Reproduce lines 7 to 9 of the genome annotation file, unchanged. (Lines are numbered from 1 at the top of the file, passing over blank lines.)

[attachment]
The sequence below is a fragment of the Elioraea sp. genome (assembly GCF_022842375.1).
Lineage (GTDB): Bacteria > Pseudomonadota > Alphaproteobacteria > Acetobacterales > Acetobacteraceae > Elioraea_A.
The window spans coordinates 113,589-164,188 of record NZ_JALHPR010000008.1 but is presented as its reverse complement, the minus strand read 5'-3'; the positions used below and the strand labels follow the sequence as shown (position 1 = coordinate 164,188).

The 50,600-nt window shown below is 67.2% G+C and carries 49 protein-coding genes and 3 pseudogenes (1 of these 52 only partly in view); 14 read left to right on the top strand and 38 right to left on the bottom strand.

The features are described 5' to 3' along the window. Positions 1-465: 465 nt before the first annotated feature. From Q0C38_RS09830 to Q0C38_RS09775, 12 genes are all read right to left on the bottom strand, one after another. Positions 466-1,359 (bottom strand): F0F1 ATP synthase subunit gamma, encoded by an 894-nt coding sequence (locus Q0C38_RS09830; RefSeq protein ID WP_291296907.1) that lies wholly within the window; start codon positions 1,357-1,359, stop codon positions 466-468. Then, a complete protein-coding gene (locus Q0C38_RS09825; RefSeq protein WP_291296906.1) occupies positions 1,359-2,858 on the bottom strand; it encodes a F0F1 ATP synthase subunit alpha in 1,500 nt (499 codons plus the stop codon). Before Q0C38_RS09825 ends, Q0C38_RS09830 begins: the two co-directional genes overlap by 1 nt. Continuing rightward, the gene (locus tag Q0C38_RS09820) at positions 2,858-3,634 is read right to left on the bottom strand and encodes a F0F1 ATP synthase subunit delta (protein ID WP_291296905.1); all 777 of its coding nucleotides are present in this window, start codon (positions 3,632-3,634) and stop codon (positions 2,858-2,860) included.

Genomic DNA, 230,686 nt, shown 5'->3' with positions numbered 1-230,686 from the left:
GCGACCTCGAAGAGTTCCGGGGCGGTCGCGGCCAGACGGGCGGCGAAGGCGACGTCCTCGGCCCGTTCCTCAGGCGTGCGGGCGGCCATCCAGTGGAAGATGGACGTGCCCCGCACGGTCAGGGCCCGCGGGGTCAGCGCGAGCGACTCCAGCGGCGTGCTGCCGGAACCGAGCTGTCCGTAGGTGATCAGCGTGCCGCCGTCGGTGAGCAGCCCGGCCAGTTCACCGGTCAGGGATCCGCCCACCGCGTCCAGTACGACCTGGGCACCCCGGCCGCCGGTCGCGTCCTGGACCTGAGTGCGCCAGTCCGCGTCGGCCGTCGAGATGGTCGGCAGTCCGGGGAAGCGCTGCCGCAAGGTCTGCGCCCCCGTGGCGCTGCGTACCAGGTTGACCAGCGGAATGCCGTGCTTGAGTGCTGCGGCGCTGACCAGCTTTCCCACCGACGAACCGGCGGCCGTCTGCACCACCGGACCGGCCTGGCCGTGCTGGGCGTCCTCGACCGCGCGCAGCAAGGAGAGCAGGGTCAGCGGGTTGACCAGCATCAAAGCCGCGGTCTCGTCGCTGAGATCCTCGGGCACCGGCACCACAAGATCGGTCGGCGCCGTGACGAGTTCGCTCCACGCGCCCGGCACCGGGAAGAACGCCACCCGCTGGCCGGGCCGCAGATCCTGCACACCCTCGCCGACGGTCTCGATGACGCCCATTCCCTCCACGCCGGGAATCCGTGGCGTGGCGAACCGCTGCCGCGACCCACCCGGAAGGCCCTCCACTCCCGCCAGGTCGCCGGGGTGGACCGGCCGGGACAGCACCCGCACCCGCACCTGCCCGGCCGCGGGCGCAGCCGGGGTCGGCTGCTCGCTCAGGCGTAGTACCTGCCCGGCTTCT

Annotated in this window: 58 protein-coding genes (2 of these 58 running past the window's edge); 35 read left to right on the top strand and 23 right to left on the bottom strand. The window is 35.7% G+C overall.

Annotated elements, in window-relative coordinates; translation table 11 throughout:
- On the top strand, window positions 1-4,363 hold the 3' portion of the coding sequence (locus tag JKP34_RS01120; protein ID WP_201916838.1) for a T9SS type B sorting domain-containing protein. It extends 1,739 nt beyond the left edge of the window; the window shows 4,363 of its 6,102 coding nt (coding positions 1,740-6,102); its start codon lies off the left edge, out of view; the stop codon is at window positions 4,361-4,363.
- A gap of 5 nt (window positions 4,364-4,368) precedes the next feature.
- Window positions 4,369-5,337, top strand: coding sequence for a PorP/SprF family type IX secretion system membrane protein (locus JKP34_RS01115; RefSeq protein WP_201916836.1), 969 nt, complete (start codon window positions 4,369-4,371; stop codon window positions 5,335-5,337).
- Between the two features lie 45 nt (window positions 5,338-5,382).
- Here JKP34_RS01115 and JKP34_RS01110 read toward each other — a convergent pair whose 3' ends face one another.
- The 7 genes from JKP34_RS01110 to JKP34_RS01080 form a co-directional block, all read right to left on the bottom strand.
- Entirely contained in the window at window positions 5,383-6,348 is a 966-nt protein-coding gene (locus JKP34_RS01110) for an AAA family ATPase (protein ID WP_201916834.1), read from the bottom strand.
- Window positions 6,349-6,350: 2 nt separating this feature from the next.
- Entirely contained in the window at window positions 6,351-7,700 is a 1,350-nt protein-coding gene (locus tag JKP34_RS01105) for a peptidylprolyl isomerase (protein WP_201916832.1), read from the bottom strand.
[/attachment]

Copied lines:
GCGACCTCGAAGAGTTCCGGGGCGGTCGCGGCCAGACGGGCGGCGAAGGCGACGTCCTCGGCCCGTTCCTCAGGCGTGCGGGCGGCCATCCAGTGGAAGATGGACGTGCCCCGCACGGTCAGGGCCCGCGGGGTCAGCGCGAGCGACTCCAGCGGCGTGCTGCCGGAACCGAGCTGTCCGTAGGTGATCAGCGTGCCGCCGTCGGTGAGCAGCCCGGCCAGTTCACCGGTCAGGGATCCGCCCACCGCGTCCAGTACGACCTGGGCACCCCGGCCGCCGGTCGCGTCCTGGACCTGAGTGCGCCAGTCCGCGTCGGCCGTCGAGATGGTCGGCAGTCCGGGGAAGCGCTGCCGCAAGGTCTGCGCCCCCGTGGCGCTGCGTACCAGGTTGACCAGCGGAATGCCGTGCTTGAGTGCTGCGGCGCTGACCAGCTTTCCCACCGACGAACCGGCGGCCGTCTGCACCACCGGACCGGCCTGGCCGTGCTGGGCGTCCTCGACCGCGCGCAGCAAGGAGAGCAGGGTCAGCGGGTTGACCAGCATCAAAGCCGCGGTCTCGTCGCTGAGATCCTCGGGCACCGGCACCACAAGATCGGTCGGCGCCGTGACGAGTTCGCTCCACGCGCCCGGCACCGGGAAGAACGCCACCCGCTGGCCGGGCCGCAGATCCTGCACACCCTCGCCGACGGTCTCGATGACGCCCATTCCCTCCACGCCGGGAATCCGTGGCGTGGCGAACCGCTGCCGCGACCCACCCGGAAGGCCCTCCACTCCCGCCAGGTCGCCGGGGTGGACCGGCCGGGACAGCACCCGCACCCGCACCTGCCCGGCCGCGGGCGCAGCCGGGGTCGGCTGCTCGCTCAGGCGTAGTACCTGCCCGGCTTCT

Annotated in this window: 58 protein-coding genes (2 of these 58 running past the window's edge); 35 read left to right on the top strand and 23 right to left on the bottom strand. The window is 35.7% G+C overall.

Annotated elements, in window-relative coordinates; translation table 11 throughout: